Fact Check

Stonewall Hack, Son

Published Jun 25, 2015


FACT CHECK:   Does a current petition aim to remove a historical Civil War carving from Stone Mountain, Georgia?

Claim:   A current petition aims to remove a historical Civil War carving from Stone Mountain, Georgia.


Example:   [Collected via e-mail, Facebook, and Twitter, June 2015]

A petition has begun, seeking to remove the famous Confederate memorial carving from Stone Mountain. What do you think?

Origins:   In June 2015 a debate over the display of the Confederate flag at the South Carolina State House followed a racially-motivated shooting at the Emanuel African Methodist Episcopal Church in downtown Charleston, during which nine people were killed. In the tragedy's immediate aftermath, many businesses and local jurisdictions removed or stopped selling Confederate flags, as political and social issues regarding that symbol once again became heated and high-profile.

A number of rumors about additional actions involving the Confederate flag began to circulate, among them a claim that a petition sought to remove the historic Confederate Memorial Carving from Stone Mountain Park, Georgia. That rumor began to spread on Facebook via a post that initially stated:

A petition has begun, seeking to remove the famous Confederate memorial carving from Stone Mountain. What do you think?

Other posts linked to a Huffington Post article titled "Stone Mountain Petition Stokes Controversy; Georgia Man Wants Confederate Monument Remade," which reported:

It might be a well-known symbol of the state of Georgia, but a new online petition started by an Atlanta man seeks to have the Confederate Memorial Carving at Stone Mountain changed.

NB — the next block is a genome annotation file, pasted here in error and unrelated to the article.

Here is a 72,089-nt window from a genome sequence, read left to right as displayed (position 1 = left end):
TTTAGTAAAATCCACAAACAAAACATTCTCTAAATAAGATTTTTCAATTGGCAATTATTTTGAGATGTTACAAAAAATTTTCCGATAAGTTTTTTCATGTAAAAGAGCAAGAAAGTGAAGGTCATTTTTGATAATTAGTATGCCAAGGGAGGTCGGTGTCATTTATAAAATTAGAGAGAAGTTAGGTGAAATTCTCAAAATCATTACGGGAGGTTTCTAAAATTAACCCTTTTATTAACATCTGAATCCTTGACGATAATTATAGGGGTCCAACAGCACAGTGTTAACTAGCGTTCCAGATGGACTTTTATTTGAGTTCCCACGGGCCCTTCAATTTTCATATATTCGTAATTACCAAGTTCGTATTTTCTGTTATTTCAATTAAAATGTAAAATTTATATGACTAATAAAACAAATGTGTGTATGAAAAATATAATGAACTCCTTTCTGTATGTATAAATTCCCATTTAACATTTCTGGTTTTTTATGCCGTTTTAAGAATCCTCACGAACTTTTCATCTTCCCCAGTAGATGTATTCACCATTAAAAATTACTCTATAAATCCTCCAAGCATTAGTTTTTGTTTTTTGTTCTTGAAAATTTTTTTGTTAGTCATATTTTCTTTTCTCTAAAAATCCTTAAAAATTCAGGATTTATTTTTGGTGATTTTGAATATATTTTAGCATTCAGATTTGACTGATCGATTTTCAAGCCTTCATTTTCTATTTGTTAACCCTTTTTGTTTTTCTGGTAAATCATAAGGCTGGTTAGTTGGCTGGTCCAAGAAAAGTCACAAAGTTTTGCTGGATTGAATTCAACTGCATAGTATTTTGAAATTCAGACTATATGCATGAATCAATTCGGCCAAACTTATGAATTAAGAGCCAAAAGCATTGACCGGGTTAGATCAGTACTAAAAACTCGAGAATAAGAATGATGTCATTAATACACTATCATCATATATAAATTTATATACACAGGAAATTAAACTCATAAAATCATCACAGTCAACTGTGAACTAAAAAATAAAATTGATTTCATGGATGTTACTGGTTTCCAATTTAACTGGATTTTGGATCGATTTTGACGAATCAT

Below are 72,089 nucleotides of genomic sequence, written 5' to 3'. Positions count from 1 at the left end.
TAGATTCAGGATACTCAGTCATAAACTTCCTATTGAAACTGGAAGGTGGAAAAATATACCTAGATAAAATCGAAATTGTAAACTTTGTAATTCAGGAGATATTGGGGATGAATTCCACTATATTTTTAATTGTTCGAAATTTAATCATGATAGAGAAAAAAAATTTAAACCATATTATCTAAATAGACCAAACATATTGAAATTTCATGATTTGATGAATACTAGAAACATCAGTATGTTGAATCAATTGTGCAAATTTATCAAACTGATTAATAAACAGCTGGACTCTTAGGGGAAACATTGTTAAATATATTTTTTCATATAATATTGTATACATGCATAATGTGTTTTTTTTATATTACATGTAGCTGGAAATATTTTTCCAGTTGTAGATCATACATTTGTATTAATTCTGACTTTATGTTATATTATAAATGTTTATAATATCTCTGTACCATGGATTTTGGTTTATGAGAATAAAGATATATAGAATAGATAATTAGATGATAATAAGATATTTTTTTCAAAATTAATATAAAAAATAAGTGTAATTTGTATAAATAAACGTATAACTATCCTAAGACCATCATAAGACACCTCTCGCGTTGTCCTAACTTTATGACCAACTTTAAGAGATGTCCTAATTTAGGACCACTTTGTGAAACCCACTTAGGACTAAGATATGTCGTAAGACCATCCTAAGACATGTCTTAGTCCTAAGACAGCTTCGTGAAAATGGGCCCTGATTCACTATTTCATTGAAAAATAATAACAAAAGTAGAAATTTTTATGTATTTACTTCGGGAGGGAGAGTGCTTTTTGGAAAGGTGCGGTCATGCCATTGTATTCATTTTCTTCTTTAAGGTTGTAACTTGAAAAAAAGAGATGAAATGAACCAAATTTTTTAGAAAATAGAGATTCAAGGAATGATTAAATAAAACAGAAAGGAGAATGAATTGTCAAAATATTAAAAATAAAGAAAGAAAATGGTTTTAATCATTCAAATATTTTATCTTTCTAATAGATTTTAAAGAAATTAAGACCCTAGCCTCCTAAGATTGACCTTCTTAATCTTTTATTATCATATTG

McCartney Forde, who started the Change.org petition, wants to remodel the monument on the north face of Stone Mountain because he thinks it "perpetuates the perception of Georgia as an icon of racism, slavery and oppression."

"It's almost like a black eye or an embarrassing smudge on our culture," Forde told NBC affiliate WXIA.

In his petition, which is addressed to various elected officials and the Georgia state House and Senate, Forde proposes replacing the carving with "a monument that honors all the Georgia veterans who were killed, wounded, or taken prisoner in World War I, World War II, The Korean War, Vietnam, Operation Desert Storm, The war in Iraq, and Operation Enduring Freedom."

However, that article was dated 1 May 2013, more than two years prior to the June 2015 debate over the Confederate flag, and was therefore not a relevant or current aspect of the June 2015 Confederate flag controversy. The Facebook post linked above was accordingly appended with the following update:


In short, an effort was once undertaken — involving one individual's starting an online petition — to replace the Stone Mountain carving. However, that movement began and ended in 2013 (the petition was closed well short of reaching its stated goal of 10,000 supporters) and was unrelated to the controversy over Confederate flags that erupted in June 2015. Content from May 2013 (when the petition to alter the Stone Mountain carving was live) began to circulate in June 2015, leading many readers to believe that Confederate flag opponents had "moved on" to eradicating the bas relief sculpture; but we found no evidence of new efforts targeting the Georgia monument.

Last updated:   25 June 2015

Originally published:    25 June 2015

Kim LaCapria is a former writer for Snopes.